FROM PRADA TO NADA Add To My Top 10

Jane Austen with a Latino Spin

Content -1
Quality
None Light Moderate Heavy
Language        
Violence        
Sex        
Nudity        

Release Date: January 28, 2011

Starring: Camilla Belle, Alexa Vega, Wilmer Valderrama, Nicholas D’Agosto, Adriana Barraza, Kuno Becker

Genre: Comedy/Drama

Audience: Teenagers and adults

Rating: PG-13

Runtime: 107 minutes

Address Comments To:

@Jon Feltheimer, CEO
Lionsgate Films AKA Lions Gate Films
2700 Colorado Ave.
Santa Monica, CA 90404
Phone: (310) 449-9200; Fax: (310) 255-3870
Website: www.lionsgatefilms.com

Content:

(BB, C, Ro, Pa, LL, V, S, AA, DD, M) Strong moral worldview overall, with a positive view of family, sacrifice and some overt Christian prayers and symbols in a Catholic context, but mitigated by some Romantic worldview elements and pagan content; eight obscenities, one strong profanity and five light profanities; light threats of violence and a gun displayed when protagonists encounter female gang members; implied fornication, romance and kissing; scantily clad females; alcohol use and drunkenness; mention of marijuana and implied marijuana use; and, lying, illegitimate child, divorce, tattoos, and illegal immigrants hide from Immigration.

Summary:

In FROM PRADA TO NADA, two rich Latino sisters are forced to move from their fancy home in Beverly Hills into East Los Angeles to live with their estranged aunt, when their father dies and they find he was heavily in debt. FROM PRADA TO NADA is funny, with a positive depiction of faith and family, but it has a few risqué moments, plus some foul language and references to marijuana, so caution for older children is warranted.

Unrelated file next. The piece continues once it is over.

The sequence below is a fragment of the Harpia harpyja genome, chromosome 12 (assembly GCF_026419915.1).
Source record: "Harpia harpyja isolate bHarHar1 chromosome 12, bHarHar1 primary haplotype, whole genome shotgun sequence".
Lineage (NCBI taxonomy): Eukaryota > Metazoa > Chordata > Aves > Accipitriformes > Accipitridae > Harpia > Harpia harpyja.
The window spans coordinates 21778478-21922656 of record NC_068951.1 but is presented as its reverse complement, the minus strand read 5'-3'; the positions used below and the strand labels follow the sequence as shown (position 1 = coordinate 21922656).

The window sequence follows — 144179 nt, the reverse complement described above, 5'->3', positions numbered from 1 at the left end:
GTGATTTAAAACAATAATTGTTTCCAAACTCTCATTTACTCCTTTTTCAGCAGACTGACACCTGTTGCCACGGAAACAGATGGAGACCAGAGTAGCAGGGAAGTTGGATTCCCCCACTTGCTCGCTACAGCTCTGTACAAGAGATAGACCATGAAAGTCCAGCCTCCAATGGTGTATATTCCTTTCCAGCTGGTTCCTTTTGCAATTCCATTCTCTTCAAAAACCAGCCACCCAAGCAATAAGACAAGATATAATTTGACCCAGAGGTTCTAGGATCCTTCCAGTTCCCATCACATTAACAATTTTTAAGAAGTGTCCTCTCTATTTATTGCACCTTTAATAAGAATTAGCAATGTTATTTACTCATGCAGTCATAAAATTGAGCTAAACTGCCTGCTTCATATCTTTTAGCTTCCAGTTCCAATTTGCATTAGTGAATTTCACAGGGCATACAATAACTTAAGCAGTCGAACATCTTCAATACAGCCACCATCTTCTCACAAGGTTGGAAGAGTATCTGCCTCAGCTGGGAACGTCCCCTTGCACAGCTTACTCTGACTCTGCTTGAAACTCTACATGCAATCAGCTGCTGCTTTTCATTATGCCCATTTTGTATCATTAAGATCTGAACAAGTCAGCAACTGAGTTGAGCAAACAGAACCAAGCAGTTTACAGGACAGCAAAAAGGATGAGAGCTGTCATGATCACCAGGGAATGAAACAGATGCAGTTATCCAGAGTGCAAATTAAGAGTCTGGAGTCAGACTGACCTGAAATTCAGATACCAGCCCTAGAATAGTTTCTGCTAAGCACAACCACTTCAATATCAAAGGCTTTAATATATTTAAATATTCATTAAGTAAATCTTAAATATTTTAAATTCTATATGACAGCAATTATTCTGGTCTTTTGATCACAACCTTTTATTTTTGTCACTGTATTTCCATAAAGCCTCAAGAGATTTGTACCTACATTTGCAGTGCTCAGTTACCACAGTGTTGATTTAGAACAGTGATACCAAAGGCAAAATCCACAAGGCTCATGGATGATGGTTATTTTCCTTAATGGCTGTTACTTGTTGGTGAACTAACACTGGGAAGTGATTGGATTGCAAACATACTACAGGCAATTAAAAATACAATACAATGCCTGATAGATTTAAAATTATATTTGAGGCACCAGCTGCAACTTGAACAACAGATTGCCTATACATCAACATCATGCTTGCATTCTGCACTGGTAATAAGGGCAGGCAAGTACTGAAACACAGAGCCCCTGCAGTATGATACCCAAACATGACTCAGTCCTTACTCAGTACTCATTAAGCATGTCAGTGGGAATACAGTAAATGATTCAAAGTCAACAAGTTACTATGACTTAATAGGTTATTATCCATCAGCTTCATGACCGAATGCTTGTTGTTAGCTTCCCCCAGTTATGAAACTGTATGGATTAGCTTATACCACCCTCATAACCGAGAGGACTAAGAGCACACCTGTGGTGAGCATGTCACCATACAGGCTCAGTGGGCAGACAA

Review:

FROM PRADA TO NADA is a modern day American version of Jane Austen’s classic novel SENSE AND SENSITIBILITY, set in the Latino community in Los Angeles.

The stage is set with two wealthy sisters as the main characters, Nora and Mary Dominguez. Nora is sensible, pure and studious, trying to become a lawyer. Her sister, Mary, spends her time shopping and getting boys. The girls live with their father in a grand mansion in Beverly Hills, where everything is handed to them. Completely unexpectedly, the father they love so much dies.